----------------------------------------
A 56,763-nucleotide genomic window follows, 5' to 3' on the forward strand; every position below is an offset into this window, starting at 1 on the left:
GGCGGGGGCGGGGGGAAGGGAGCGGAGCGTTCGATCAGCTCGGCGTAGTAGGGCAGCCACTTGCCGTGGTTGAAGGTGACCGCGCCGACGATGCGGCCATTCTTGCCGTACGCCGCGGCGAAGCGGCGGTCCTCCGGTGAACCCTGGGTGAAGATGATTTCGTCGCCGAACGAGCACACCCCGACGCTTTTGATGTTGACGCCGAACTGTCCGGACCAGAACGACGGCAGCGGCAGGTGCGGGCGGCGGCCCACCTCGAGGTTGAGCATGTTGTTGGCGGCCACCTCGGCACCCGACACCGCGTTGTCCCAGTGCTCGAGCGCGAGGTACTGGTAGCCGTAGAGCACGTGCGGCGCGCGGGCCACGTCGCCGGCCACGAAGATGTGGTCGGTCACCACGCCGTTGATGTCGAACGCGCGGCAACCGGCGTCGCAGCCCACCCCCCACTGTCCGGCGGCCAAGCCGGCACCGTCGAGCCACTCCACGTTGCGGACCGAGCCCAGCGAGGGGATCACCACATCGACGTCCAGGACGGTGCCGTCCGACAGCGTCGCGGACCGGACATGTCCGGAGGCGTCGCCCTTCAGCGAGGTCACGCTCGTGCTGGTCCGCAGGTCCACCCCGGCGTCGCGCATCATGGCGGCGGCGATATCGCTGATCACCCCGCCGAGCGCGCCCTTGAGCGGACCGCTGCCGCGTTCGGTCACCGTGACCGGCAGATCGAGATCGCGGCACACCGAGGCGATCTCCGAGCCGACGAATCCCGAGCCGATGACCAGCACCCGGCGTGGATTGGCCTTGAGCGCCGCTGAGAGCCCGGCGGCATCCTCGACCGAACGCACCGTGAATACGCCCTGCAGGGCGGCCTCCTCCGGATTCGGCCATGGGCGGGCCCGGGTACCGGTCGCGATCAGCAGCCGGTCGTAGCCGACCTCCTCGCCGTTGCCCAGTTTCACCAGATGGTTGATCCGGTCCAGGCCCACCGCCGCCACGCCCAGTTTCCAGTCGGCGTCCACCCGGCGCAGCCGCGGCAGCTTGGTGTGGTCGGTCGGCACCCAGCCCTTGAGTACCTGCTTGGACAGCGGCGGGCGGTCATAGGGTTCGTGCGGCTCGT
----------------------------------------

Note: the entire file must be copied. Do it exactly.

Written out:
A 56,763-nucleotide genomic window follows, 5' to 3' on the forward strand; every position below is an offset into this window, starting at 1 on the left:
GGCGGGGGCGGGGGGAAGGGAGCGGAGCGTTCGATCAGCTCGGCGTAGTAGGGCAGCCACTTGCCGTGGTTGAAGGTGACCGCGCCGACGATGCGGCCATTCTTGCCGTACGCCGCGGCGAAGCGGCGGTCCTCCGGTGAACCCTGGGTGAAGATGATTTCGTCGCCGAACGAGCACACCCCGACGCTTTTGATGTTGACGCCGAACTGTCCGGACCAGAACGACGGCAGCGGCAGGTGCGGGCGGCGGCCCACCTCGAGGTTGAGCATGTTGTTGGCGGCCACCTCGGCACCCGACACCGCGTTGTCCCAGTGCTCGAGCGCGAGGTACTGGTAGCCGTAGAGCACGTGCGGCGCGCGGGCCACGTCGCCGGCCACGAAGATGTGGTCGGTCACCACGCCGTTGATGTCGAACGCGCGGCAACCGGCGTCGCAGCCCACCCCCCACTGTCCGGCGGCCAAGCCGGCACCGTCGAGCCACTCCACGTTGCGGACCGAGCCCAGCGAGGGGATCACCACATCGACGTCCAGGACGGTGCCGTCCGACAGCGTCGCGGACCGGACATGTCCGGAGGCGTCGCCCTTCAGCGAGGTCACGCTCGTGCTGGTCCGCAGGTCCACCCCGGCGTCGCGCATCATGGCGGCGGCGATATCGCTGATCACCCCGCCGAGCGCGCCCTTGAGCGGACCGCTGCCGCGTTCGGTCACCGTGACCGGCAGATCGAGATCGCGGCACACCGAGGCGATCTCCGAGCCGACGAATCCCGAGCCGATGACCAGCACCCGGCGTGGATTGGCCTTGAGCGCCGCTGAGAGCCCGGCGGCATCCTCGACCGAACGCACCGTGAATACGCCCTGCAGGGCGGCCTCCTCCGGATTCGGCCATGGGCGGGCCCGGGTACCGGTCGCGATCAGCAGCCGGTCGTAGCCGACCTCCTCGCCGTTGCCCAGTTTCACCAGATGGTTGATCCGGTCCAGGCCCACCGCCGCCACGCCCAGTTTCCAGTCGGCGTCCACCCGGCGCAGCCGCGGCAGCTTGGTGTGGTCGGTCGGCACCCAGCCCTTGAGTACCTGCTTGGACAGCGGCGGGCGGTCATAGGGTTCGTGCGGCTCGT